Join us in celebrating the THE WITCH AND THE VAMPIRE book birthday!
Francesca Flores, the author, shares with us all about the inspiration behind her story!
But first, a little bit about this young adult novel:
THE WITCH AND THE VAMPIRE IS a queer Rapunzel retelling where a witch and a vampire who trust no one but themselves must journey together through a cursed forest with danger at every turn.
What 3 words would you use to describe your book?
Romantic, dangerous, and hopeful. There’s a romance at the center of the story, lots of action with vampires, witches, and a deadly forest, and the main character, Ava, remains hopeful even though she’s constantly challenged throughout the book.
How would you describe your main character? Why did you create your character that way?
My main character, Ava, is a young witch who was turned into a vampire against her will and then locked away for her mother to siphon power off of her. Despite the horrible situation she’s enduring, Ava has a naive optimism about escaping and finding a better life for herself. Part of this is because she craves a true motherly figure in her life that will protect her, and she believes she can find someone like this in the forest near her town with other vampires. Instead of believing in herself, she believes in the vampire queen’s ability to protect her, if only she can escape her mother and find the vampire queen. But even while she has a lot of optimism, there’s a simmering anger in her at what’s been done to her. She wants to fight back against the people who’ve hurt her, but she believes herself to be weak. So, I made her an optimist, and somewhat naive, because of her lack of belief in herself. As her righteous anger grows through the book, so does her belief in herself and her ability to protect herself instead of needing someone else to do it for her.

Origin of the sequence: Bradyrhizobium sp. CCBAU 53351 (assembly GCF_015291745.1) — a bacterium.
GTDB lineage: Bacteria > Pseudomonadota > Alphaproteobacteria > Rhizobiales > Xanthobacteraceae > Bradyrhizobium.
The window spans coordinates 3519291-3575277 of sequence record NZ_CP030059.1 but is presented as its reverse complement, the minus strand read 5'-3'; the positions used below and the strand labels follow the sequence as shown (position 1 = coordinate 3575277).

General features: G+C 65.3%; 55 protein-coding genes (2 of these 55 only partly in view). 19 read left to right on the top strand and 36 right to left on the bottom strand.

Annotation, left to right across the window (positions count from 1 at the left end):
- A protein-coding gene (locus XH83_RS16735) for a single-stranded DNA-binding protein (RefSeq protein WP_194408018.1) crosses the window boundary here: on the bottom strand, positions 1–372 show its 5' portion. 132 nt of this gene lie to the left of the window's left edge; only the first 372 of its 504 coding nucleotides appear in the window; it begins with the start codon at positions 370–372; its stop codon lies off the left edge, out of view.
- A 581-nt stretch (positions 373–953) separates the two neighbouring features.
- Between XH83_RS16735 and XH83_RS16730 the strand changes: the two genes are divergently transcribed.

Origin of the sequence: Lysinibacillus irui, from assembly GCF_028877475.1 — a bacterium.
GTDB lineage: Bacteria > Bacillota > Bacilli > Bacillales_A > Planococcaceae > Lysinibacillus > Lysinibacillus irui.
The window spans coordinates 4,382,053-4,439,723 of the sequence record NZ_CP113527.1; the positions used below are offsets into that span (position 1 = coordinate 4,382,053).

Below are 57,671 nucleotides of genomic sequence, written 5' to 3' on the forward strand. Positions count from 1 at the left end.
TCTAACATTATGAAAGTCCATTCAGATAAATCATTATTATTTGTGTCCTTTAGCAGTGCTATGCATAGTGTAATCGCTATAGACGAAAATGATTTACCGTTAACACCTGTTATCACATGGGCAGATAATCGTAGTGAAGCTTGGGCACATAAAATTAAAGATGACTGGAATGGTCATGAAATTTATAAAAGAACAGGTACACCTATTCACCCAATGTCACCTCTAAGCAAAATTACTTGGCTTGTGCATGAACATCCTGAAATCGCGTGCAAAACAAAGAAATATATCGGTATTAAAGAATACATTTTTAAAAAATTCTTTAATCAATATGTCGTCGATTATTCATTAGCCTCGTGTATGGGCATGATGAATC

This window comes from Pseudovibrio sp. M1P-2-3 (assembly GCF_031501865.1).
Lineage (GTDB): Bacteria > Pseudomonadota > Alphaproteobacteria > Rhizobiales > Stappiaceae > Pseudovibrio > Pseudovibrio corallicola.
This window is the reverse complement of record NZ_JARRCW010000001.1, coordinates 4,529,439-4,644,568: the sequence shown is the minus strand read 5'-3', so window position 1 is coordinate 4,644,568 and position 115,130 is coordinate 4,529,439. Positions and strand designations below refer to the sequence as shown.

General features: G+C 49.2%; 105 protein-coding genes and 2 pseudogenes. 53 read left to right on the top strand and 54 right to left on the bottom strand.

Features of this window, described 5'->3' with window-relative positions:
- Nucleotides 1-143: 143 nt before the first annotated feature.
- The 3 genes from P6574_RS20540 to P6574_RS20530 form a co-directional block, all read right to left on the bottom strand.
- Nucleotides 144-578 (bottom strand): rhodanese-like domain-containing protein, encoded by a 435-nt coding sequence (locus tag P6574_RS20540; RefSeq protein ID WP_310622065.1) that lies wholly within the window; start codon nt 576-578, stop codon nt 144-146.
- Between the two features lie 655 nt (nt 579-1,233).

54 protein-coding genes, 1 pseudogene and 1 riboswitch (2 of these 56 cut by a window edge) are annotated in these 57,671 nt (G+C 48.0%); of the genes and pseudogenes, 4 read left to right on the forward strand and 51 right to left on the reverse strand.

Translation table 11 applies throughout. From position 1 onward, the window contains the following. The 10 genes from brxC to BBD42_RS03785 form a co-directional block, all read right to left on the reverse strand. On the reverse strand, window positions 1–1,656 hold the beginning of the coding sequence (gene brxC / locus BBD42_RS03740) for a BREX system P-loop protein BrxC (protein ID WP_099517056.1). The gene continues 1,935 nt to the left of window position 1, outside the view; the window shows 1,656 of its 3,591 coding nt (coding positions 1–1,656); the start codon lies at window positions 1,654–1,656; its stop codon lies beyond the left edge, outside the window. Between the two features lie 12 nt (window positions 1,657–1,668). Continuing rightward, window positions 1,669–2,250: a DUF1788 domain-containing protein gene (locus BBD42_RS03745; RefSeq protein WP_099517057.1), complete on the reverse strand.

What message are you hoping readers will take away from this story?
I hope that readers will grasp the messages of learning to speak up for yourself, to not let others define you, and to value your friendships.
What comes next for you as an author?
Right now, I’m branching out by writing middle grade and adult manuscripts. They’re still in the very early stages, so I don’t have a book to announce yet, but hopefully soon!
What 3 recommendations would you give writers who are starting out?
I’d say to find your community of writer friends, to learn what good feedback looks like so you can ignore the bad, and to learn how to embrace the core of your story. Good writer friends are essential to help you through this journey, but it can take some time to find them. As far as recognizing good feedback, watch out for feedback that only focuses on the negative, or where the person seems to enjoy being overly harsh, or where they only point out small things to fix (like typos or grammar) instead of focusing on things that are relevant to the story, like character and plot. Learning to recognize good feedback will help you reach your goals with your book much faster. With learning how to embrace the core of your story, I suggest looking for the most important aspects of your story that really make it what it is. This is usually a theme or something about the character, but it can be anything. If you ever feel overwhelmed with writing or revising, go back to those things, and remember that everything else can be cut, or re-shaped to better serve the core of your story and make it shine.
Francesca Flores is a writer, traveler and linguist. Raised in Pittsburgh, she read every fantasy book she could get her hands on and started writing her own stories at a young age. She began writing DIAMOND CITY while working as a corporate travel manager. When she’s not writing or reading, Francesca enjoys traveling, dancing ballet and jazz, practicing trapeze and contortion, and visiting parks and trails around San Francisco, where she currently resides.
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